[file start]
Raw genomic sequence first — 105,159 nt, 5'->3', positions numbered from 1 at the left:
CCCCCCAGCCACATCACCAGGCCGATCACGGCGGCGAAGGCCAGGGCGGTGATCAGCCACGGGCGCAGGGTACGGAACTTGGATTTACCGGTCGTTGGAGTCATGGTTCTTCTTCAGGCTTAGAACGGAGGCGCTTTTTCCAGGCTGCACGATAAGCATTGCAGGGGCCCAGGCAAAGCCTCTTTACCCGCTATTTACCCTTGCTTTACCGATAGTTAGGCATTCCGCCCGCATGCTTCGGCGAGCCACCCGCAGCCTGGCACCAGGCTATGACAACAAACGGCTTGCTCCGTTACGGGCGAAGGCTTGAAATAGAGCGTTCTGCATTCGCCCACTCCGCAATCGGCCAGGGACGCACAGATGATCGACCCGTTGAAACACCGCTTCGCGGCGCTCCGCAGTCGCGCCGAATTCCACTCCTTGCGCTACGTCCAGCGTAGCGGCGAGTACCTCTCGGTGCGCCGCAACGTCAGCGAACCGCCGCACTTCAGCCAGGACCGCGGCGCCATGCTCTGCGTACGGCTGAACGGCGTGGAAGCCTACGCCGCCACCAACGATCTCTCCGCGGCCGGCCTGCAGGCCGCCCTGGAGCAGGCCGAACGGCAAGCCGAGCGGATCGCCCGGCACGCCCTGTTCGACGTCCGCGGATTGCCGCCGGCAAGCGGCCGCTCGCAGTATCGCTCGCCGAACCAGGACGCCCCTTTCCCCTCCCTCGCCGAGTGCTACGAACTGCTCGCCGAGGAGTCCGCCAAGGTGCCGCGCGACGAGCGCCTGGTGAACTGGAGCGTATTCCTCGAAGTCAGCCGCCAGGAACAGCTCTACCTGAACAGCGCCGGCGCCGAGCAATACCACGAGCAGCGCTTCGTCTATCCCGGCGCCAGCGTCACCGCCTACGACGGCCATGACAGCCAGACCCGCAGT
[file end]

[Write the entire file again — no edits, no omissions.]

Raw genomic sequence first — 105,159 nt, 5'->3', positions numbered from 1 at the left:
CCCCCCAGCCACATCACCAGGCCGATCACGGCGGCGAAGGCCAGGGCGGTGATCAGCCACGGGCGCAGGGTACGGAACTTGGATTTACCGGTCGTTGGAGTCATGGTTCTTCTTCAGGCTTAGAACGGAGGCGCTTTTTCCAGGCTGCACGATAAGCATTGCAGGGGCCCAGGCAAAGCCTCTTTACCCGCTATTTACCCTTGCTTTACCGATAGTTAGGCATTCCGCCCGCATGCTTCGGCGAGCCACCCGCAGCCTGGCACCAGGCTATGACAACAAACGGCTTGCTCCGTTACGGGCGAAGGCTTGAAATAGAGCGTTCTGCATTCGCCCACTCCGCAATCGGCCAGGGACGCACAGATGATCGACCCGTTGAAACACCGCTTCGCGGCGCTCCGCAGTCGCGCCGAATTCCACTCCTTGCGCTACGTCCAGCGTAGCGGCGAGTACCTCTCGGTGCGCCGCAACGTCAGCGAACCGCCGCACTTCAGCCAGGACCGCGGCGCCATGCTCTGCGTACGGCTGAACGGCGTGGAAGCCTACGCCGCCACCAACGATCTCTCCGCGGCCGGCCTGCAGGCCGCCCTGGAGCAGGCCGAACGGCAAGCCGAGCGGATCGCCCGGCACGCCCTGTTCGACGTCCGCGGATTGCCGCCGGCAAGCGGCCGCTCGCAGTATCGCTCGCCGAACCAGGACGCCCCTTTCCCCTCCCTCGCCGAGTGCTACGAACTGCTCGCCGAGGAGTCCGCCAAGGTGCCGCGCGACGAGCGCCTGGTGAACTGGAGCGTATTCCTCGAAGTCAGCCGCCAGGAACAGCTCTACCTGAACAGCGCCGGCGCCGAGCAATACCACGAGCAGCGCTTCGTCTATCCCGGCGCCAGCGTCACCGCCTACGACGGCCATGACAGCCAGACCCGCAGT